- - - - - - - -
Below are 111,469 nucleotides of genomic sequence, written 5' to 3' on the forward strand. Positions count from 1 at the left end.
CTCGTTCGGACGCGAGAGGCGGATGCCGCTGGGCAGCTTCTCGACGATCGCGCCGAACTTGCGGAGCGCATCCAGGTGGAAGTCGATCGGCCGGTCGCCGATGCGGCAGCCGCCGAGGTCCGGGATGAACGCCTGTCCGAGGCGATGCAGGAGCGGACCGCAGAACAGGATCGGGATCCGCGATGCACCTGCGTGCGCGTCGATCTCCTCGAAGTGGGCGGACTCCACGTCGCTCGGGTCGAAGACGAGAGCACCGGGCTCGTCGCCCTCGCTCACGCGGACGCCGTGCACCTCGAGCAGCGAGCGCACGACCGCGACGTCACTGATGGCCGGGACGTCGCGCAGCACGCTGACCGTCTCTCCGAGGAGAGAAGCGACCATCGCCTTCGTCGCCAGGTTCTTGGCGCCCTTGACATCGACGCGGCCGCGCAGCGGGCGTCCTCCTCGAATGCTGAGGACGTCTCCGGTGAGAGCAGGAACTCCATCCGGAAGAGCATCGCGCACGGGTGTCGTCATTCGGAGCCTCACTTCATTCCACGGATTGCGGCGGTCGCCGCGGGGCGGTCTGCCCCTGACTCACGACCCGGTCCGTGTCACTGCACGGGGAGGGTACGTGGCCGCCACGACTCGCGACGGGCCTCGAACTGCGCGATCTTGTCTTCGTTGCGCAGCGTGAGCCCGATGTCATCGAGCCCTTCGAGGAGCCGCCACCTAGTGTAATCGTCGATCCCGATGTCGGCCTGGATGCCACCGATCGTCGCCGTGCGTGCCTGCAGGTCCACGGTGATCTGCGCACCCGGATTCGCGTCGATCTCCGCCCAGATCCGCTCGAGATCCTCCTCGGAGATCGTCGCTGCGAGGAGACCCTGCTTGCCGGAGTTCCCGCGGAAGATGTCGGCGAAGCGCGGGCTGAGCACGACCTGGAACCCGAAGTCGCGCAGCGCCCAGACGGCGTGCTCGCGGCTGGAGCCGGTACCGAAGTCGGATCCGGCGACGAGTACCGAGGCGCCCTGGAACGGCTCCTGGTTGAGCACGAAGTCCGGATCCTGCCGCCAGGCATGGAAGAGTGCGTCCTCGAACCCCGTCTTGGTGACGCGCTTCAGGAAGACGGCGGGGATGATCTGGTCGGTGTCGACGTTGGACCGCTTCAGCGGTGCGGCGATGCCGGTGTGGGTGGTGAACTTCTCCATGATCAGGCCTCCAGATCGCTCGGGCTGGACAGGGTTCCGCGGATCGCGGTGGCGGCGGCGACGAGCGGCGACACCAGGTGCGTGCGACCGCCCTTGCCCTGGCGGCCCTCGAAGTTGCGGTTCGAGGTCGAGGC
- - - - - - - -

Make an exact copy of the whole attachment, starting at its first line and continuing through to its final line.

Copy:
Below are 111,469 nucleotides of genomic sequence, written 5' to 3' on the forward strand. Positions count from 1 at the left end.
CTCGTTCGGACGCGAGAGGCGGATGCCGCTGGGCAGCTTCTCGACGATCGCGCCGAACTTGCGGAGCGCATCCAGGTGGAAGTCGATCGGCCGGTCGCCGATGCGGCAGCCGCCGAGGTCCGGGATGAACGCCTGTCCGAGGCGATGCAGGAGCGGACCGCAGAACAGGATCGGGATCCGCGATGCACCTGCGTGCGCGTCGATCTCCTCGAAGTGGGCGGACTCCACGTCGCTCGGGTCGAAGACGAGAGCACCGGGCTCGTCGCCCTCGCTCACGCGGACGCCGTGCACCTCGAGCAGCGAGCGCACGACCGCGACGTCACTGATGGCCGGGACGTCGCGCAGCACGCTGACCGTCTCTCCGAGGAGAGAAGCGACCATCGCCTTCGTCGCCAGGTTCTTGGCGCCCTTGACATCGACGCGGCCGCGCAGCGGGCGTCCTCCTCGAATGCTGAGGACGTCTCCGGTGAGAGCAGGAACTCCATCCGGAAGAGCATCGCGCACGGGTGTCGTCATTCGGAGCCTCACTTCATTCCACGGATTGCGGCGGTCGCCGCGGGGCGGTCTGCCCCTGACTCACGACCCGGTCCGTGTCACTGCACGGGGAGGGTACGTGGCCGCCACGACTCGCGACGGGCCTCGAACTGCGCGATCTTGTCTTCGTTGCGCAGCGTGAGCCCGATGTCATCGAGCCCTTCGAGGAGCCGCCACCTAGTGTAATCGTCGATCCCGATGTCGGCCTGGATGCCACCGATCGTCGCCGTGCGTGCCTGCAGGTCCACGGTGATCTGCGCACCCGGATTCGCGTCGATCTCCGCCCAGATCCGCTCGAGATCCTCCTCGGAGATCGTCGCTGCGAGGAGACCCTGCTTGCCGGAGTTCCCGCGGAAGATGTCGGCGAAGCGCGGGCTGAGCACGACCTGGAACCCGAAGTCGCGCAGCGCCCAGACGGCGTGCTCGCGGCTGGAGCCGGTACCGAAGTCGGATCCGGCGACGAGTACCGAGGCGCCCTGGAACGGCTCCTGGTTGAGCACGAAGTCCGGATCCTGCCGCCAGGCATGGAAGAGTGCGTCCTCGAACCCCGTCTTGGTGACGCGCTTCAGGAAGACGGCGGGGATGATCTGGTCGGTGTCGACGTTGGACCGCTTCAGCGGTGCGGCGATGCCGGTGTGGGTGGTGAACTTCTCCATGATCAGGCCTCCAGATCGCTCGGGCTGGACAGGGTTCCGCGGATCGCGGTGGCGGCGGCGACGAGCGGCGACACCAGGTGCGTGCGACCGCCCTTGCCCTGGCGGCCCTCGAAGTTGCGGTTCGAGGTCGAGGC